2. I don't see that the house has to be totally accessible or comfortable at first - as far as I'm concerned, the first floor is all that matters at this point, and then only to a limited extent - enough that I can get in, sleep, and go potty at a minimum. For this I need -

    A: A ramp or lift to get in the front door (Which must be wide enough)
    B: Wide enough doors to get into the two downstairs bedrooms and the bathroom (Which I'm assuming would be 32"? though it might be possible to get away with a 29 or 30" and a 36" would be ideal)
    C: A bathroom that is done enough to not need extensive remakes once I'm home...

    A and C are critical, with B almost as important, and easy to deal with (removing doors and frames from the bedrooms would work as a temporary solution..)

    We don't need to get to any other floor. We don't need to redo the kitchen. (both would be nice but not needed at this time...)

    3. From all that I've seen thus far, the bathroom mod needed AT MOST is to possibly remove the linen closet on the tub side and make the door wider. I see no need to relocate any of the fixtures - just replace the sink with a counter mount, and the tub with a roll in design -

    4. There might be a need to update some of the electrical, but if this causes extra gov't hassle, and can be avoided otherwise, I don't see it as vital (if practical might try to design to make it easier to do as a retrofit in the future, but...)

    5. I would hope that the volunteer crew can gut the bathroom, and rough it in so that the tile guy can come in and do his thing on the following week, thus allowing proper time for drying cycles and the like.

    6. The other volunteer crew tasks would include building a ramp (maybe, though it doesn't look cost effective to rent or purchase commercial ramps from the pricing Mary-Anne has gotten so far) and moving stuff from what is currently Mary-Annes office to the master suite on the second floor, and the bed down to her office - if we have time, possibly also do things to my office as well, though not sure just what....

    There are other possibilities, but this is the key stuff as I see it....

    Gooserider
  22. begreen

    begreen Mooderator Staff Member

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    Sounds good. If the crew can get A, B and C done that will be a great start. Plan on the doors being changed. In the guides I read that a standard wheelchair is about 24-26" wide. Does that confirm with what your chair width is? Got to leave enough hand room when the wheels go through, so make it 34 or 36" for an opening width of ~30-32" (The door body never swings completely out of the way.) This would be a good time to decide if you want to change the hinge side or not.
  23. Gooserider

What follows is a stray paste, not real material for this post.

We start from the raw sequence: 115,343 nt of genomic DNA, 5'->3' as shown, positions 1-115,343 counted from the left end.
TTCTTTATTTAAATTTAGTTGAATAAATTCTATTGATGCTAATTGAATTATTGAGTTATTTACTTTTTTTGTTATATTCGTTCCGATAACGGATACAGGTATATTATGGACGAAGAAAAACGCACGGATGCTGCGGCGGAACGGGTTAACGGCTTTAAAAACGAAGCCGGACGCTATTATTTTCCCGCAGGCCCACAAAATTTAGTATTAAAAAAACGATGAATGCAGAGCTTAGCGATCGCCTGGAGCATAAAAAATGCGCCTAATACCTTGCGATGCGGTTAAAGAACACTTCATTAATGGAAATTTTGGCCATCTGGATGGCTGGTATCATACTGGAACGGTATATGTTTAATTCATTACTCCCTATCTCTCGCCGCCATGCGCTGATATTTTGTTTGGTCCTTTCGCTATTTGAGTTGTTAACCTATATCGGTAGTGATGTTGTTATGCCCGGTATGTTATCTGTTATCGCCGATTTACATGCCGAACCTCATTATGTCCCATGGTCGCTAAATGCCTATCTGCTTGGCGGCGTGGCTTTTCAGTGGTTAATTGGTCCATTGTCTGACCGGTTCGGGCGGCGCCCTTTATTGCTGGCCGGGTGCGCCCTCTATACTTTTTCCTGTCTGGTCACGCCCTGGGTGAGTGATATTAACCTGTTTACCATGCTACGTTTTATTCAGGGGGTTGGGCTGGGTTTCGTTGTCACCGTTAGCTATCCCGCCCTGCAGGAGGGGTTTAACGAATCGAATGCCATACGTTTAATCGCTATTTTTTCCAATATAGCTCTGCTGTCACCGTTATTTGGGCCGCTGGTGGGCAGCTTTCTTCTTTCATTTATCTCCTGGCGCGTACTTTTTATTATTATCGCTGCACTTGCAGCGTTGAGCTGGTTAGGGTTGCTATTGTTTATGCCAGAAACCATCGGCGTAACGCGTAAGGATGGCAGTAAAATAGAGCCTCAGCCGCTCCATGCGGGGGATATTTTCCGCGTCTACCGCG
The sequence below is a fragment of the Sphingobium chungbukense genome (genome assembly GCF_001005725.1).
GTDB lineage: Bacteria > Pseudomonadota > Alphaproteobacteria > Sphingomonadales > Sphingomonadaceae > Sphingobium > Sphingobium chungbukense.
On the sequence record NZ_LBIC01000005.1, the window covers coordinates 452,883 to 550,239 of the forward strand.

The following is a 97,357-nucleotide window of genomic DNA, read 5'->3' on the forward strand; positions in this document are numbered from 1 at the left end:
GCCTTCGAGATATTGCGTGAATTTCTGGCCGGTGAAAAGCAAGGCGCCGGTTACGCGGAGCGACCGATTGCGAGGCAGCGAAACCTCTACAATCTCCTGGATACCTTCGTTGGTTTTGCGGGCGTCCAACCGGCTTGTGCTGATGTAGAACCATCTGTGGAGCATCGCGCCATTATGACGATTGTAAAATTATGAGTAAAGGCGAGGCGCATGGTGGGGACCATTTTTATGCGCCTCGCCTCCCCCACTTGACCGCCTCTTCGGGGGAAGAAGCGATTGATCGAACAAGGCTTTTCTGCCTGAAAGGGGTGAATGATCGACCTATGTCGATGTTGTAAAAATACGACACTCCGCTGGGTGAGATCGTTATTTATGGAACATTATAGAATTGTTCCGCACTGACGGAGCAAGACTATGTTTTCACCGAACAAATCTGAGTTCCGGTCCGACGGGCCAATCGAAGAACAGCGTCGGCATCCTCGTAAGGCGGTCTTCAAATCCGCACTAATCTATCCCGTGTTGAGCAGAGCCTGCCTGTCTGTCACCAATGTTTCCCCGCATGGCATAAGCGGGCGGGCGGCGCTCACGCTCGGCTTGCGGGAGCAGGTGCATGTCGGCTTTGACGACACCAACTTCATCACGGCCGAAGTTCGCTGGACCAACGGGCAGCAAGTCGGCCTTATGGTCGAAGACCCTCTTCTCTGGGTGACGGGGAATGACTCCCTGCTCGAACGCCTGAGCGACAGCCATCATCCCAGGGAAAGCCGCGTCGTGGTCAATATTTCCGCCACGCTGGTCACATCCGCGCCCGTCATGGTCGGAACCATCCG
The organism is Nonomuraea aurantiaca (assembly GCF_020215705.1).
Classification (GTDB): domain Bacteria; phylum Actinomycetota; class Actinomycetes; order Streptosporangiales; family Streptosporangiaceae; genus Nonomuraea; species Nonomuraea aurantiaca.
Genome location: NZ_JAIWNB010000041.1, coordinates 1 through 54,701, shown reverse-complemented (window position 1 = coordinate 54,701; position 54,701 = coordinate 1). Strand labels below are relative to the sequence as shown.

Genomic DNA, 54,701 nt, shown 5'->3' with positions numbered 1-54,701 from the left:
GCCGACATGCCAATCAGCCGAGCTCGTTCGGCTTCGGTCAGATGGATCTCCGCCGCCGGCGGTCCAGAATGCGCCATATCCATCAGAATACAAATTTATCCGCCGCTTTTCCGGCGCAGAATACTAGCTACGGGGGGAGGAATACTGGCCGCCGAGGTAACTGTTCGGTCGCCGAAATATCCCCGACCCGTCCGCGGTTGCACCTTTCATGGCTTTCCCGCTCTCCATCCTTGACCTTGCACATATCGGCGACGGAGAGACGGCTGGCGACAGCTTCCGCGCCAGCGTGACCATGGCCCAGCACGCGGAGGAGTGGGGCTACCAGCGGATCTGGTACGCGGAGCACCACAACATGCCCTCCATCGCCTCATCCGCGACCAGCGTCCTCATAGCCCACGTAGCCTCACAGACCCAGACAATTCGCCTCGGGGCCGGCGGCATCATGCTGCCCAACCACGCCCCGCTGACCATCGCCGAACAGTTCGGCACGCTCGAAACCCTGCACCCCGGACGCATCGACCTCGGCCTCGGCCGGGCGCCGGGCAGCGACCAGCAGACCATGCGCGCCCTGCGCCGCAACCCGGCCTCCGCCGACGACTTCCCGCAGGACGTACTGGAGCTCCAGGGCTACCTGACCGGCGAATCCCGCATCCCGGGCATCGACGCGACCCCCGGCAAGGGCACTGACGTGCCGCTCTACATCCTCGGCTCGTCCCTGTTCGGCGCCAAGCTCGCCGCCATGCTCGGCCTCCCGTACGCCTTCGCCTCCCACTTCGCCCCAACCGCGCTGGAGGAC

Gooserider Mod Emeritus

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    More thoughts...

    It might make sense to have a SMALL "pre-build" party this weekend if we have any local folks (i.e. fbelec) with relevant expertise that wanted to come look at the actual setup and help come up with actual plans... If this makes sense, I would suggest contacting Mary-Anne via PM to arrange time, day, etc that would be best.

    Likewise, I don't know if the build party might also benefit from spreading out a bit, with most of the work happening on the scheduled weekend, but having another small gathering the weekend after for any needed finishing stuff like putting up rock, painting, etc...


    BG - You said:
    I agree, at least in part, which is why I am saying to focus on just the two aspects of the bathroom and the ramp for this phase of the project - they won't wait, but are independent enough of the rest of the house not to need to be involved in any future rework, and I feel very comfortable with the ideas I've put forth so far (and aside from the question of the door width and that linen closet, so have the rehab and spine guys that I've shown my sketches to) The kitchen, stair lifts, getting into the laundry room and garage directly, and so on can all be dealt with just as easily, with a lot less time pressure after I'm home, and in a position to be doing more research on things, and take a more active role in the planning and so forth, let alone the big decision about whether to stay in the house or not...

    In terms of transport of ramp stuff purchased off CL, I'm sure that if someone found the right deal, we could manage to transport whether with the minivan or someones truck... The bigger challenge if getting stuff from different sources is to make sure that they can be combined, but that could probably be managed.

    Gooserider
  24. tutu_sue

    tutu_sue New Member

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    The 36" door panel will give the 34" needed for elbow access.
    Access Standard Recommended:
    The clear opening of a doorway should be at least 34”. This would require a minimum 3’-0” door.
    Code Reference:
    •Clear openings of doorways with swinging doors shall be measured between the face of door and stop, with the door open 90 degrees.(ANSI 404.2.3)
    •When a passage exceeds 24” in depth, the minimum clear opening increases to 36”. (ANSI A 117.1 404)
  25. begreen

    begreen Mooderator Staff Member

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    Good plan Goose. Take it one step at a time.